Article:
As usual, great work. Two social CRM tools you might include in the future include Gist and Batchbook by Batchblue software (we use both). They are great platforms for small and medium sized business. Thanks for doing the analysis.

Comment by Paul Mabray — — December 7, 2009 @ 3:33 pm

I respectfully disagree on the raw data for SAP CRM solution on the piece regarding the community aspects. SAP has a very vibrant customer community called BPX for the SAP CRM solution that involves many SAP customers exchanging information around the SAP CRM solution. This knowledge/problem solving exchange consists of a SAP CRM wiki, blogs articles, and user forums on the solution contributed by SAP customers, partners, independent consultants and finally SAP CRM product management.

You can find the SAP CRM community at:

Also for your research please review the following article about the SAP CRM BPX community focusing on community collaboration

For full disclosure: I am a SAP Mentor(, BPX SAP CRM Topic Moderator, and a customer of SAP. I am not employed/work for SAP, but my full-time job is supporting an SAP CRM implementation for a customer of SAP.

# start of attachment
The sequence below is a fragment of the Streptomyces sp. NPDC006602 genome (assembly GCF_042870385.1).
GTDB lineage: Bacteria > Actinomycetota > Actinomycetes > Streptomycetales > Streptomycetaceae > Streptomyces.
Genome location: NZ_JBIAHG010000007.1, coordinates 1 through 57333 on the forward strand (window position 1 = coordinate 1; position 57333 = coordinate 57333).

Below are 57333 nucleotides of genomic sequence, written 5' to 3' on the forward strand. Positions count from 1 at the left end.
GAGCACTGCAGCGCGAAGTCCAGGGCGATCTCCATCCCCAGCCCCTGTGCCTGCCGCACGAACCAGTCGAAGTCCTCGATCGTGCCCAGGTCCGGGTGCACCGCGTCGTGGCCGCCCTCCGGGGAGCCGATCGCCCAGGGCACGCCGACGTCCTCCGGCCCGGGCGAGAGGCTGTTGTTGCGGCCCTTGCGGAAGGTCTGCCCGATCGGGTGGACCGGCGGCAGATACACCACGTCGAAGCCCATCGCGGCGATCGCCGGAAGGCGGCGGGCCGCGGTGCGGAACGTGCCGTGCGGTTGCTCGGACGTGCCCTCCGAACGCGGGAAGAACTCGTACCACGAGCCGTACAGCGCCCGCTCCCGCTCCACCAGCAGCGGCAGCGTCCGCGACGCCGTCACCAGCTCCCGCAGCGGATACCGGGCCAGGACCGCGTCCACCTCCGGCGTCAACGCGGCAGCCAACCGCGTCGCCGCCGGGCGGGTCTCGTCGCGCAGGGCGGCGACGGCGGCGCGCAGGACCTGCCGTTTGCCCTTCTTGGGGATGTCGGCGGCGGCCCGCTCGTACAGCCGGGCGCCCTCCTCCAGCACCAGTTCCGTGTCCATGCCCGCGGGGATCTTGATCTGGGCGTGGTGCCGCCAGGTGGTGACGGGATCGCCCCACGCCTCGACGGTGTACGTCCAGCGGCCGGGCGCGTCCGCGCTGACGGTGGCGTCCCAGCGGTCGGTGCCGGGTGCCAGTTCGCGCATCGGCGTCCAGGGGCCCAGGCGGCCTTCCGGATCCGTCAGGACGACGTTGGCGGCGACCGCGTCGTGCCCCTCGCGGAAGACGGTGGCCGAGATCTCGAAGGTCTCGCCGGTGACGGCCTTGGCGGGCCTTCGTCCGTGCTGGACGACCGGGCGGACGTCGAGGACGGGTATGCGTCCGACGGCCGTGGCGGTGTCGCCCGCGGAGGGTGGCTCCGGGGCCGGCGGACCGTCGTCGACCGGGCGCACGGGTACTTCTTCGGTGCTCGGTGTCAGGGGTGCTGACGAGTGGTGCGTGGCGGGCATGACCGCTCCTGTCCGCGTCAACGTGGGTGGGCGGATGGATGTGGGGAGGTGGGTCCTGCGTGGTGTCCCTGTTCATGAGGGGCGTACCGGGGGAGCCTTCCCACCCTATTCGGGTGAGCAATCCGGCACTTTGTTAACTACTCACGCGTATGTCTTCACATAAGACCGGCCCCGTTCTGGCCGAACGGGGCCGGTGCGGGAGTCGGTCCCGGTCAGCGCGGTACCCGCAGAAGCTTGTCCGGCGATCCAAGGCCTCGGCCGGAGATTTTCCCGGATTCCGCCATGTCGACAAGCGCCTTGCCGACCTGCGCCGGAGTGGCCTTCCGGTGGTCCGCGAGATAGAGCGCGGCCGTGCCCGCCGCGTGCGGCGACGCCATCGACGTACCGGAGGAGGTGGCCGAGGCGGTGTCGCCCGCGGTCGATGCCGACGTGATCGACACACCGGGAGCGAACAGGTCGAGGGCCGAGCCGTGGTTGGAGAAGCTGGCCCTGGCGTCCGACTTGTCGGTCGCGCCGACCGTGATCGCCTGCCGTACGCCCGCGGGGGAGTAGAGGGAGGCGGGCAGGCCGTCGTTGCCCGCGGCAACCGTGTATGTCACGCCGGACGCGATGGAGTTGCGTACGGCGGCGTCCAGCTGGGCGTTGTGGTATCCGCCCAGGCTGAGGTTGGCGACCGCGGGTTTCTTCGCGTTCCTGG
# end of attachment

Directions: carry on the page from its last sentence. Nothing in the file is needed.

Thank you,

Stephen Johannes

Comment by Stephen Johannes — — December 7, 2009 @ 3:34 pm


Good for you on inspiring all of us to set examples to our customers and market for how to do Social CRM well. I was surprised to see Jive get a zero in Community considering one of the menu items off our main page is “Community” and it takes you to our Business, Development, and Support community. Much of that content is open although some of our customer discussions are kept private by their request. What could we have done better to get a score in this category?

Glad you liked the video! You may have noticed we made all of our JiveWorld presentations/customer presentations available as well.


Comment by Christopher Morace — — December 7, 2009 @ 3:49 pm

It would be interesting to hear both your and each organization’s customers’ suggestions on how to improve the collaboration. The user’s could help format the tools/processes to increase adoption – and the companies could then share the collaboration with prospects to demonstrate their focus on customer experience and shorten the trust/buy cycle.

Comment by Janet Jozefak — — December 7, 2009 @ 5:01 pm